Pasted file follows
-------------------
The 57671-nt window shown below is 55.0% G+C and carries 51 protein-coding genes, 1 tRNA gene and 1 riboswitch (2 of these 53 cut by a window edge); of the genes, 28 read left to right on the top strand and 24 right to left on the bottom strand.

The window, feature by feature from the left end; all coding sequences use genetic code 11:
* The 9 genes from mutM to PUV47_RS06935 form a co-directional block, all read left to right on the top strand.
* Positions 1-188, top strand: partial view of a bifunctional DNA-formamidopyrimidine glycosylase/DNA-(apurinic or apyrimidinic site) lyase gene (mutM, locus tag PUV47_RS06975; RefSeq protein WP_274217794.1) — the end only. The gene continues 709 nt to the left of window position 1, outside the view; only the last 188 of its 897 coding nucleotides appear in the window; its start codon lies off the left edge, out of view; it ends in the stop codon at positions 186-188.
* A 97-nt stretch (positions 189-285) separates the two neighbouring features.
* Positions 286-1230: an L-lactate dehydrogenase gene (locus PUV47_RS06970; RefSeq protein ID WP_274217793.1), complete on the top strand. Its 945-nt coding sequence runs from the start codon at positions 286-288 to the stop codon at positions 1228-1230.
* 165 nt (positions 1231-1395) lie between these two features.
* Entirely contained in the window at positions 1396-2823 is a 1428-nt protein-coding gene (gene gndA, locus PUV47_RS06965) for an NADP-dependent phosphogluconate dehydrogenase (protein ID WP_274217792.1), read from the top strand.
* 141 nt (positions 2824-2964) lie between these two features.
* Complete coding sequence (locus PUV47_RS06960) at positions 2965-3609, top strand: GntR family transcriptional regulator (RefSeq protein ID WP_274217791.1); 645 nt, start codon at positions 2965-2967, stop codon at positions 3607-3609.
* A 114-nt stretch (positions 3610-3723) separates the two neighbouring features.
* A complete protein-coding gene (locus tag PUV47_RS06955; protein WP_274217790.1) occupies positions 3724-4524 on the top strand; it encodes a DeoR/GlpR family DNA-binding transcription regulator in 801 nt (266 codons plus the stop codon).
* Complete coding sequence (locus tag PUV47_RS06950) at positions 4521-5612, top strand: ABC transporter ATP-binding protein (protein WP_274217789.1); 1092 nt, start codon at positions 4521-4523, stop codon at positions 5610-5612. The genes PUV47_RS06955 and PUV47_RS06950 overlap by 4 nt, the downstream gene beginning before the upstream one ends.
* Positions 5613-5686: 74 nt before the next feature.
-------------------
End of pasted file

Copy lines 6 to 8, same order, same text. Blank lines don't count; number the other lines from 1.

* Positions 286-1230: an L-lactate dehydrogenase gene (locus PUV47_RS06970; RefSeq protein ID WP_274217793.1), complete on the top strand. Its 945-nt coding sequence runs from the start codon at positions 286-288 to the stop codon at positions 1228-1230.
* 165 nt (positions 1231-1395) lie between these two features.
* Entirely contained in the window at positions 1396-2823 is a 1428-nt protein-coding gene (gene gndA, locus PUV47_RS06965) for an NADP-dependent phosphogluconate dehydrogenase (protein ID WP_274217792.1), read from the top strand.